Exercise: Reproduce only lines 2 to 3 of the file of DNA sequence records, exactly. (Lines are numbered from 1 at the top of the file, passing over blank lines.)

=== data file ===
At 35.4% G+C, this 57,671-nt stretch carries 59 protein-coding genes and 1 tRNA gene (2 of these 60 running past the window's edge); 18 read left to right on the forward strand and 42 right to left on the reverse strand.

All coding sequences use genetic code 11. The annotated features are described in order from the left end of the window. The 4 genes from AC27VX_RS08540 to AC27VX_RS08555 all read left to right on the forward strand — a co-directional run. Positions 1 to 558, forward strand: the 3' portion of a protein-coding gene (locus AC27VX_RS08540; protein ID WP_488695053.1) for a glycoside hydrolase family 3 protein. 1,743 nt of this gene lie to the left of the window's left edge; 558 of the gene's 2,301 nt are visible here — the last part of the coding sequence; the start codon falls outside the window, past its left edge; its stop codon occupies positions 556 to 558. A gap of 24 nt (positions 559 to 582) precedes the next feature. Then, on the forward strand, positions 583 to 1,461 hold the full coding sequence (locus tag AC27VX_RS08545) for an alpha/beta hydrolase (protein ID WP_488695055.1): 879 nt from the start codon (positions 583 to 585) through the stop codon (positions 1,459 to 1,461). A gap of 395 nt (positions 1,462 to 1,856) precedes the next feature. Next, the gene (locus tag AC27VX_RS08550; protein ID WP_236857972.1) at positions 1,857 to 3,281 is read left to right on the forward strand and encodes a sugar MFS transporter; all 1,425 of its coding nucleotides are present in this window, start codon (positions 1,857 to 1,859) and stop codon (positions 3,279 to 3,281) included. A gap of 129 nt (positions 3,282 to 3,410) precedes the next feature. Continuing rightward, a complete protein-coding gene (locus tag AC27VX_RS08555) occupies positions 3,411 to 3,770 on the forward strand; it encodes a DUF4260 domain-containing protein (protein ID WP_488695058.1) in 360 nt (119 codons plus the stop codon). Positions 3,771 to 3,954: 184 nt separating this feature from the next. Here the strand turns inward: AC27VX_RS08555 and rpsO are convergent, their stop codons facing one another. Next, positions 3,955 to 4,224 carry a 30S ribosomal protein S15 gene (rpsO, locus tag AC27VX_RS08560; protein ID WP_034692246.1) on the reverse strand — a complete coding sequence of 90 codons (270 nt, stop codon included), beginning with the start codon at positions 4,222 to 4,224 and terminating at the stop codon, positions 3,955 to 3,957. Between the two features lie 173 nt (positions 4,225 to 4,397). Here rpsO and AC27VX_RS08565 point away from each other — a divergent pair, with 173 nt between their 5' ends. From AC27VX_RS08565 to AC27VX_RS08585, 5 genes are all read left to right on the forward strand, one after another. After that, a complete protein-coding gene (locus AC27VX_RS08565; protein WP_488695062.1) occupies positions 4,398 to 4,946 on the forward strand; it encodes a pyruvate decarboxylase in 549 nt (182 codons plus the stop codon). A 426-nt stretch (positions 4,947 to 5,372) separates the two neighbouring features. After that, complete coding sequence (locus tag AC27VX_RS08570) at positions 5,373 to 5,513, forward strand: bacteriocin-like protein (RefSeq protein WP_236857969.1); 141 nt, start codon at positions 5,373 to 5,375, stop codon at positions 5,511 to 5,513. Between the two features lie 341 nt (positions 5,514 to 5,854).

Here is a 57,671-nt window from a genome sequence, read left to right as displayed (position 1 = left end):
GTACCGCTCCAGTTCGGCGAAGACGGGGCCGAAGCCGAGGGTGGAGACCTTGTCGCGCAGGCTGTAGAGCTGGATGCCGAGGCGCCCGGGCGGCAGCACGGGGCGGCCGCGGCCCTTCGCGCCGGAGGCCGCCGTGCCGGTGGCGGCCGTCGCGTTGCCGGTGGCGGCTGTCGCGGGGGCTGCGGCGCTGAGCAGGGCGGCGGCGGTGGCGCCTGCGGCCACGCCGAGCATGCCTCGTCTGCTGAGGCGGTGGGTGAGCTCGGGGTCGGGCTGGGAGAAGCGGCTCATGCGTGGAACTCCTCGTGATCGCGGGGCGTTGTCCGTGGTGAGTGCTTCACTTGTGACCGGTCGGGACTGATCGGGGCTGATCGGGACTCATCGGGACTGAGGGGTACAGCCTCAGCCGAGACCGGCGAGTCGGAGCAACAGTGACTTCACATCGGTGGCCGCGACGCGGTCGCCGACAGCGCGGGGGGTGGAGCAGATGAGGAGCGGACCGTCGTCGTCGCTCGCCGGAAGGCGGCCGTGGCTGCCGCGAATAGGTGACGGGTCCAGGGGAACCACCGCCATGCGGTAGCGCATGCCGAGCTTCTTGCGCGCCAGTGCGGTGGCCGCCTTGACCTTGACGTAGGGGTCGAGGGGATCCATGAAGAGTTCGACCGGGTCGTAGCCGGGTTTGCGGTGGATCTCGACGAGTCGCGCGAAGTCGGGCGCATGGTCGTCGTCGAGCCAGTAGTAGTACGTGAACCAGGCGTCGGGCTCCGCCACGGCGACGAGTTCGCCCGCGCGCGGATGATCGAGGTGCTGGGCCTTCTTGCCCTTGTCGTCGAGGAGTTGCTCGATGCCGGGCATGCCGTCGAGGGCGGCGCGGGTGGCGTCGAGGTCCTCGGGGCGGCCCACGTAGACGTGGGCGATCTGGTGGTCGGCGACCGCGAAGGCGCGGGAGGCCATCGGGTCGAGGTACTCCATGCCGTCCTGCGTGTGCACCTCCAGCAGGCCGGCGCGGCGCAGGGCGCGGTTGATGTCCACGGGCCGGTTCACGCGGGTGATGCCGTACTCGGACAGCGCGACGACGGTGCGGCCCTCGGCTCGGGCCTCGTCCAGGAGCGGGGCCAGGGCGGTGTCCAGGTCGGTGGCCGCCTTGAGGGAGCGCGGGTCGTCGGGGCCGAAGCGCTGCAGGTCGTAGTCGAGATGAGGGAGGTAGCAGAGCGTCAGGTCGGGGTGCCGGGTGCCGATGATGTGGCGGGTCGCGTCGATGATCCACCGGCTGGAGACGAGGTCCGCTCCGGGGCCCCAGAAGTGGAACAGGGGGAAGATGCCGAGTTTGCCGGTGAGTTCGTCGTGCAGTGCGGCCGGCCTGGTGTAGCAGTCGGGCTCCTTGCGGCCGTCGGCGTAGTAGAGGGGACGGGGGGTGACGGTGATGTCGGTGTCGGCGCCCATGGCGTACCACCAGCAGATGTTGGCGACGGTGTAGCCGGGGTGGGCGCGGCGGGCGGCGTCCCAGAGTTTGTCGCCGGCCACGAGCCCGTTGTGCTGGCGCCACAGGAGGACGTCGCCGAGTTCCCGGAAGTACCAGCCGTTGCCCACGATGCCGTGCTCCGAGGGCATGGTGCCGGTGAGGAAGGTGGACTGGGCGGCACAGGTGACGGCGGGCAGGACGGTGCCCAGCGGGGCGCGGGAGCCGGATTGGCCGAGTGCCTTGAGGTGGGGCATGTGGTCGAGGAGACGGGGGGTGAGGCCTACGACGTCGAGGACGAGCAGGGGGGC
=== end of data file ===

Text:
All coding sequences use genetic code 11. The annotated features are described in order from the left end of the window. The 4 genes from AC27VX_RS08540 to AC27VX_RS08555 all read left to right on the forward strand — a co-directional run. Positions 1 to 558, forward strand: the 3' portion of a protein-coding gene (locus AC27VX_RS08540; protein ID WP_488695053.1) for a glycoside hydrolase family 3 protein. 1,743 nt of this gene lie to the left of the window's left edge; 558 of the gene's 2,301 nt are visible here — the last part of the coding sequence; the start codon falls outside the window, past its left edge; its stop codon occupies positions 556 to 558. A gap of 24 nt (positions 559 to 582) precedes the next feature. Then, on the forward strand, positions 583 to 1,461 hold the full coding sequence (locus tag AC27VX_RS08545) for an alpha/beta hydrolase (protein ID WP_488695055.1): 879 nt from the start codon (positions 583 to 585) through the stop codon (positions 1,459 to 1,461). A gap of 395 nt (positions 1,462 to 1,856) precedes the next feature. Next, the gene (locus tag AC27VX_RS08550; protein ID WP_236857972.1) at positions 1,857 to 3,281 is read left to right on the forward strand and encodes a sugar MFS transporter; all 1,425 of its coding nucleotides are present in this window, start codon (positions 1,857 to 1,859) and stop codon (positions 3,279 to 3,281) included. A gap of 129 nt (positions 3,282 to 3,410) precedes the next feature. Continuing rightward, a complete protein-coding gene (locus tag AC27VX_RS08555) occupies positions 3,411 to 3,770 on the forward strand; it encodes a DUF4260 domain-containing protein (protein ID WP_488695058.1) in 360 nt (119 codons plus the stop codon). Positions 3,771 to 3,954: 184 nt separating this feature from the next. Here the strand turns inward: AC27VX_RS08555 and rpsO are convergent, their stop codons facing one another. Next, positions 3,955 to 4,224 carry a 30S ribosomal protein S15 gene (rpsO, locus tag AC27VX_RS08560; protein ID WP_034692246.1) on the reverse strand — a complete coding sequence of 90 codons (270 nt, stop codon included), beginning with the start codon at positions 4,222 to 4,224 and terminating at the stop codon, positions 3,955 to 3,957. Between the two features lie 173 nt (positions 4,225 to 4,397). Here rpsO and AC27VX_RS08565 point away from each other — a divergent pair, with 173 nt between their 5' ends. From AC27VX_RS08565 to AC27VX_RS08585, 5 genes are all read left to right on the forward strand, one after another. After that, a complete protein-coding gene (locus AC27VX_RS08565; protein WP_488695062.1) occupies positions 4,398 to 4,946 on the forward strand; it encodes a pyruvate decarboxylase in 549 nt (182 codons plus the stop codon). A 426-nt stretch (positions 4,947 to 5,372) separates the two neighbouring features. After that, complete coding sequence (locus tag AC27VX_RS08570) at positions 5,373 to 5,513, forward strand: bacteriocin-like protein (RefSeq protein WP_236857969.1); 141 nt, start codon at positions 5,373 to 5,375, stop codon at positions 5,511 to 5,513. Between the two features lie 341 nt (positions 5,514 to 5,854).

Here is a 57,671-nt window from a genome sequence, read left to right as displayed (position 1 = left end):